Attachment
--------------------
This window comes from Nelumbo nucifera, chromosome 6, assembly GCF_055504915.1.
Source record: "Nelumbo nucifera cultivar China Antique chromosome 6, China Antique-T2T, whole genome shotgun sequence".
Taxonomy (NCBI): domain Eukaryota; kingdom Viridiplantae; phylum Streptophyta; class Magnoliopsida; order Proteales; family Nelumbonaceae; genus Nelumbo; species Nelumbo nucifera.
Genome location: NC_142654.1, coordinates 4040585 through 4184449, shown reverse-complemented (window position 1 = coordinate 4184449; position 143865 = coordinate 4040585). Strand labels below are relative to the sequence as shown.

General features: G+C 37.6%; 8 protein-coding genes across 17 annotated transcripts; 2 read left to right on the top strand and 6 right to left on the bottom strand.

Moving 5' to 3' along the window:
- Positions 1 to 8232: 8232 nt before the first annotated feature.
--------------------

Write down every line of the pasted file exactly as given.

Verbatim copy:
This window comes from Nelumbo nucifera, chromosome 6, assembly GCF_055504915.1.
Source record: "Nelumbo nucifera cultivar China Antique chromosome 6, China Antique-T2T, whole genome shotgun sequence".
Taxonomy (NCBI): domain Eukaryota; kingdom Viridiplantae; phylum Streptophyta; class Magnoliopsida; order Proteales; family Nelumbonaceae; genus Nelumbo; species Nelumbo nucifera.
Genome location: NC_142654.1, coordinates 4040585 through 4184449, shown reverse-complemented (window position 1 = coordinate 4184449; position 143865 = coordinate 4040585). Strand labels below are relative to the sequence as shown.

General features: G+C 37.6%; 8 protein-coding genes across 17 annotated transcripts; 2 read left to right on the top strand and 6 right to left on the bottom strand.

Moving 5' to 3' along the window:
- Positions 1 to 8232: 8232 nt before the first annotated feature.